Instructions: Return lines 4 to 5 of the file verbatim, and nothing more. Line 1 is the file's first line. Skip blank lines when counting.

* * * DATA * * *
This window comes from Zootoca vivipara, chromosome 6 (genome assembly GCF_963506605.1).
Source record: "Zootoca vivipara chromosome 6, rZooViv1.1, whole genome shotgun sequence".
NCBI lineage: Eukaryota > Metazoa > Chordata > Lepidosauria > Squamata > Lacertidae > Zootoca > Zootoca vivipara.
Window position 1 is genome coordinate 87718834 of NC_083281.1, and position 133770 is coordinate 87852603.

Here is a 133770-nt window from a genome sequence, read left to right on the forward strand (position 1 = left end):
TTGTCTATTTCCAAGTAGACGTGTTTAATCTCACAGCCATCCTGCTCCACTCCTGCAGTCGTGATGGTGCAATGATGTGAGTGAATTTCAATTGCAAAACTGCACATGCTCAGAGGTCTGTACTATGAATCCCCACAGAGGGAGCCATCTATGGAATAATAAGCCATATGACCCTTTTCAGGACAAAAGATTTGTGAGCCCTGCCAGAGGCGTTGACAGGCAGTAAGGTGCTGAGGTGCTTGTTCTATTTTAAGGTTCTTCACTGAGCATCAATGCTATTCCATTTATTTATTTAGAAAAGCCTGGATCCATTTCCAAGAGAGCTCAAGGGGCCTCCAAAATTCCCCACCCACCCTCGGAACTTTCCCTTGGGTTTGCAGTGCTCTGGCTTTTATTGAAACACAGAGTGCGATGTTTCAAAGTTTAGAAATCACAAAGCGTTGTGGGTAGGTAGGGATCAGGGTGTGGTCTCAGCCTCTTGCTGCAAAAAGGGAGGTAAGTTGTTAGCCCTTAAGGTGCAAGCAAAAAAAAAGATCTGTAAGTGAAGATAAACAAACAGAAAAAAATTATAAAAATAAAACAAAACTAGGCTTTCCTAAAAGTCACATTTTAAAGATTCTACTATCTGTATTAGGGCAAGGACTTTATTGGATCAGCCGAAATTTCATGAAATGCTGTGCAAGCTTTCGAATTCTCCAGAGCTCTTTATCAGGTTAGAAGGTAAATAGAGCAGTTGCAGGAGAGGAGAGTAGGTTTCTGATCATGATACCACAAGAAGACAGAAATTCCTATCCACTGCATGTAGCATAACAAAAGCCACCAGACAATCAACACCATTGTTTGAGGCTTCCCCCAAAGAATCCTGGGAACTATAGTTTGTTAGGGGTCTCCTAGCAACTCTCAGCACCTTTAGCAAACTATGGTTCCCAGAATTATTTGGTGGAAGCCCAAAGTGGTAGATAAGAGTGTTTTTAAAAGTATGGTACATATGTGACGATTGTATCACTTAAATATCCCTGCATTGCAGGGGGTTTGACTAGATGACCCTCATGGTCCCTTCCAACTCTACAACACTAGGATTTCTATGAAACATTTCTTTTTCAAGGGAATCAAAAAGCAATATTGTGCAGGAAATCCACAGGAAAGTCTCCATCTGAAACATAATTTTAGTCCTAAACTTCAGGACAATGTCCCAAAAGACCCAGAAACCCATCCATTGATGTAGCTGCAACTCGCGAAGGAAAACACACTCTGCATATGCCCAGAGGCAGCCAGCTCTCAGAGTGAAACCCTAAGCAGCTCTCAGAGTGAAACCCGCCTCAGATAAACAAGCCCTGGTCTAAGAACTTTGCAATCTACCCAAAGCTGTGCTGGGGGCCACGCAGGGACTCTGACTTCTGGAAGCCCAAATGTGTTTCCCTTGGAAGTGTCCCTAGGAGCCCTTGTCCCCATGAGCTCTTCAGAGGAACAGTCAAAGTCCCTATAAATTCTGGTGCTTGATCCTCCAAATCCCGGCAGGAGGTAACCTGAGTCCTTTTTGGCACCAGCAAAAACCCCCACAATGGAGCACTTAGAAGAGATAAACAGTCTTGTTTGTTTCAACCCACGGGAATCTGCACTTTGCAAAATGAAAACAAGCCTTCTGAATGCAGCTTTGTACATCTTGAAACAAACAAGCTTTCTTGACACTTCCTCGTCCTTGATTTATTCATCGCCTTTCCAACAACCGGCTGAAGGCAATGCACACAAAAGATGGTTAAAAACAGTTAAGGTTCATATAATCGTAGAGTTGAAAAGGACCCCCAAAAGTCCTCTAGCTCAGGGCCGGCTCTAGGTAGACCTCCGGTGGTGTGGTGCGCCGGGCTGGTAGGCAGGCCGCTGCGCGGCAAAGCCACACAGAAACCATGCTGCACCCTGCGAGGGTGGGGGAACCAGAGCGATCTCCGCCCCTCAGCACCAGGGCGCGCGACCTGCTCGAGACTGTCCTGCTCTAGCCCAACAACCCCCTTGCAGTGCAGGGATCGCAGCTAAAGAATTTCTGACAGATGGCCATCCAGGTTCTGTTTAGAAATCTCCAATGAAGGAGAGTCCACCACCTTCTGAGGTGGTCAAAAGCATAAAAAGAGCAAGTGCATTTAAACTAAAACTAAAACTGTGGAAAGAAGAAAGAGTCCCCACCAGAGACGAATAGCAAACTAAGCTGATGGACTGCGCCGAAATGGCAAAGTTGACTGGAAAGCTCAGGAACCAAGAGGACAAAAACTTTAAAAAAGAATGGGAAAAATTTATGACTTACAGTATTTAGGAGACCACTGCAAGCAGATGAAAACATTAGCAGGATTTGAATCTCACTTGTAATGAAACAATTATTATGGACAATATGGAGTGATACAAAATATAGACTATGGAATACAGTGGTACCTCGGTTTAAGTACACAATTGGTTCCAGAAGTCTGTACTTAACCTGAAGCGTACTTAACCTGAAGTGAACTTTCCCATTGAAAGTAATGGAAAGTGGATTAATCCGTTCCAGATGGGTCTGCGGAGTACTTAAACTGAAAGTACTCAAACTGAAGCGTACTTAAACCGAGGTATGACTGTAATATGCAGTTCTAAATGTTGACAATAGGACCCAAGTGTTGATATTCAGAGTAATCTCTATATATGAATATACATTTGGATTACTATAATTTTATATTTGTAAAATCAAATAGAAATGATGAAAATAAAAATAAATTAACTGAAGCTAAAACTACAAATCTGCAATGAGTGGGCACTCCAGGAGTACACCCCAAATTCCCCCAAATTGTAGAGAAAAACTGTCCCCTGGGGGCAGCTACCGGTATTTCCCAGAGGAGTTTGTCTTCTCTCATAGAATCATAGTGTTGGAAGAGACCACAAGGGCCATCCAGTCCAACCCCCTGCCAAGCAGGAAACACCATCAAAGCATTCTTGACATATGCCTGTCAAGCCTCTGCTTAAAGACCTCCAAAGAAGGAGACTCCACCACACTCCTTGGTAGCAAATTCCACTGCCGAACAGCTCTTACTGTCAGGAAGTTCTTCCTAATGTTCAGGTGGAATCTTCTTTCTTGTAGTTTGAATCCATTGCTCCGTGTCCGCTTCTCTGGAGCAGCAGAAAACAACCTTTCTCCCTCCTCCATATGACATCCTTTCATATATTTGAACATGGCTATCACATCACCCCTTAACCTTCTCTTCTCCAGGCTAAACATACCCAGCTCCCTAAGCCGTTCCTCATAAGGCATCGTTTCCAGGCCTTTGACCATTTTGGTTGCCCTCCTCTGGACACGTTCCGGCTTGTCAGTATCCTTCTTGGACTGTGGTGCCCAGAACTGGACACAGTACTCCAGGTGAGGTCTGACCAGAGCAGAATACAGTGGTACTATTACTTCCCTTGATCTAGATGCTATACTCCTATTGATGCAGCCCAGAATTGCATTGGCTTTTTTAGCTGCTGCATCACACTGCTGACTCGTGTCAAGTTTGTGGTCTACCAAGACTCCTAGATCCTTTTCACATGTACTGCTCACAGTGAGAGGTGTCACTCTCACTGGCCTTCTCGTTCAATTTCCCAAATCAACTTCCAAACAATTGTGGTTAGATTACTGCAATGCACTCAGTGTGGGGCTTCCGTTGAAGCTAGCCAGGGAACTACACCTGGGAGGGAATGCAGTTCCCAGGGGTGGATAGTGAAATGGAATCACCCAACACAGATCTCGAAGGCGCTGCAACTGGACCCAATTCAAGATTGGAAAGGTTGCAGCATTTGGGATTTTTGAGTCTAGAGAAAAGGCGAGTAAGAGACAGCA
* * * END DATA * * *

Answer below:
Window position 1 is genome coordinate 87718834 of NC_083281.1, and position 133770 is coordinate 87852603.

Here is a 133770-nt window from a genome sequence, read left to right on the forward strand (position 1 = left end):